texas abortion protest

Reproductive rights advocates protest during a pro-choice rally in Texas.

(Photo: Getty Images)

Texas Approves Abortion Only After Woman Sues to Prove Medical Emergency

"Texans deserve to exercise reproductive freedom without fighting legal battles and without legislative interference in their lives," said the American College of Obstetricians and Gynecologists Action.

Reproductive rights groups expressed relief Thursday that one woman in Texas was permitted to get abortion care after a Travis County judge granted a temporary restraining order to circumvent the state's pro-forced pregnancy laws, but said it was "unforgivable that she was forced to go to court" to request urgent medical care.

The Center for Reproductive Rights (CRR) filed a lawsuit against the state last week on behalf of Kate Cox, a Dallas resident, who had just learned at 20 weeks pregnant that her fetus had the fatal diagnosis of trisomy 18, as well as a spinal abnormality and other health issues.

Cox's case is the first in which a pregnant plaintiff has asked a court for an emergency abortion since Roe v. Wade was overturned in 2022.

In court this week, Cox's lawyer, CRR senior staff attorney Molly Duane, told Judge Maya Guerra Gamble that Cox had had to go to the emergency room with cramping and fluid loss in the two days since she filed the lawsuit.

Since learning of the fetal diagnosis last week, Cox has sought emergency medical care four times due to her symptoms but doctors have been unable to provide her with legal abortion care due to the ban that took effect two months after the U.S. Supreme Court overturned Roe v. Wade in 2022.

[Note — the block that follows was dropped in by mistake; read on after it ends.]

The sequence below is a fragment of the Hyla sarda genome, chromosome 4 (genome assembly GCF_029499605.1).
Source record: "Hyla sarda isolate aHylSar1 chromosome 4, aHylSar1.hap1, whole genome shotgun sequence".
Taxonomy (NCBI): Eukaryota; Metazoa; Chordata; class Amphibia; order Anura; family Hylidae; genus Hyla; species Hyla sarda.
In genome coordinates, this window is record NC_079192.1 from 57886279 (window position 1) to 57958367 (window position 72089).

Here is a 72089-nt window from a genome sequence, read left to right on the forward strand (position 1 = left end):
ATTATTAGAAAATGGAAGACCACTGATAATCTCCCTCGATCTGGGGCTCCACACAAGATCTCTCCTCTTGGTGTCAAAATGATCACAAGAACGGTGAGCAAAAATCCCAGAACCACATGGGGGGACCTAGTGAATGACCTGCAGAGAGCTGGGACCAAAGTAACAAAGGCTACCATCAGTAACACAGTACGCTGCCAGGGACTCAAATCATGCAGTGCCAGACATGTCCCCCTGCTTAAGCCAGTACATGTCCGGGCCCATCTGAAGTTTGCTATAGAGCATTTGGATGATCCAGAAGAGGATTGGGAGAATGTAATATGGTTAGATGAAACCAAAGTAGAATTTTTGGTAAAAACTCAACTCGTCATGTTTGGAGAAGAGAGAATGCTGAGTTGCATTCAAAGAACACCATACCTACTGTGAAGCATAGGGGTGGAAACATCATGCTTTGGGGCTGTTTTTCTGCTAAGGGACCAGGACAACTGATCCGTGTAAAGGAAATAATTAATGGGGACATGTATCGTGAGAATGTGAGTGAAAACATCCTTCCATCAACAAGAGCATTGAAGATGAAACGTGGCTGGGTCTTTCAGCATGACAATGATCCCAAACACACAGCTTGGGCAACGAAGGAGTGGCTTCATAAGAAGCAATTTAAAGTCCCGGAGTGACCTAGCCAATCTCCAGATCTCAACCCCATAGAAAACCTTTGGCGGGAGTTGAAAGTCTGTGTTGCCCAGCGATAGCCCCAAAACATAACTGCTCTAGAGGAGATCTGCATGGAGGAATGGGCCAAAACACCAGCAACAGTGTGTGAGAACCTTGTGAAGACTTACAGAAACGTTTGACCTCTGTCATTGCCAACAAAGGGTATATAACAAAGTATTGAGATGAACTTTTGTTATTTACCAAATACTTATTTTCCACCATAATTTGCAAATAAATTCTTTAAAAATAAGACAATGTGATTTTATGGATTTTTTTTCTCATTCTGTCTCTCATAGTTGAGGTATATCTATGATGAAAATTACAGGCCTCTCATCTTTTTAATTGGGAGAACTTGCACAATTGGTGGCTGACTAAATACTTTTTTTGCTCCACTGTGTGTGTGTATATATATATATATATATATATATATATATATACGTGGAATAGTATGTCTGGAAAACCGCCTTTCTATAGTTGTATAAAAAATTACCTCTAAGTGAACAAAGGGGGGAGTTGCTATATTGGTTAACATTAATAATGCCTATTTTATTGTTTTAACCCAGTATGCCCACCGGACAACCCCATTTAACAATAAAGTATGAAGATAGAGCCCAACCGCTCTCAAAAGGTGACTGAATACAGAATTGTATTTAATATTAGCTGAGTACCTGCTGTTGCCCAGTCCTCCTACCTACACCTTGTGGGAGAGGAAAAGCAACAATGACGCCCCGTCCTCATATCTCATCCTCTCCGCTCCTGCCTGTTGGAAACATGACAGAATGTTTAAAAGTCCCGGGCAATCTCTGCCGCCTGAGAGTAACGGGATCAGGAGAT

Before Thursday, Cox's only options under Texas law were to have a Caesarean section after carrying the pregnancy to term—even as her health grew worse—or to have labor induced in the case of the fetal heartbeat stopping.

"Due to Kate's medical history," said CRR, "her OB-GYNs warned her that continuing to carry the pregnancy could jeopardize her health and future fertility."

Advocates including Duane and author Jessica Valenti expressed outrage at the arguments presented by the state—which, notedSlate journalist Mark Joseph Stern, "will likely appeal to try to block Cox's abortion."

Jonathan Stone, the lawyer representing Texas, told Gamble that "the only party that's going to suffer an immediate and irreparable harm in this case if the court enters a TRO [temporary restraining order] is the state," because the government would not be able to make its case in a regular hearing.

"The abortion once performed is permanent and cannot be undone," Stone said. "The plaintiffs are going to obtain permanent relief in this case through this TRO application without any evidence being considered by this court and in full-blown evidentiary hearing."

The state also claimed that Cox was not at a particular risk for life-threatening complications, despite her doctors' advice.

"These arguments are frankly stunning," said Duane. "The state goes as far to characterize her claims as 'a frivolous assertion of harm.'"

Cox's lawyers added that "the harm to Ms. Cox's life, health, and fertility are very much also permanent and cannot be undone."

Cox "should never have had to fight in court for her life, her health, and her future," said U.S. Rep. Katherine Clark (D-Mass.). "This is the result of the GOP war on reproductive freedom. And it must be stopped."

Texas Attorney General Ken Paxton said after Gamble's ruling was announced that while the TRO "purports" to allow an abortion to proceed, it "will not insulate hospitals, doctors, or anyone else from civil and criminal liability for violating Texas' abortion laws."

"Most women are not able to do what Kate has done—many Texans have been forced to continue pregnancies that put their lives at risk," said Duane. "That is happening every day across Texas. As long as abortion is banned, pregnant people will suffer."

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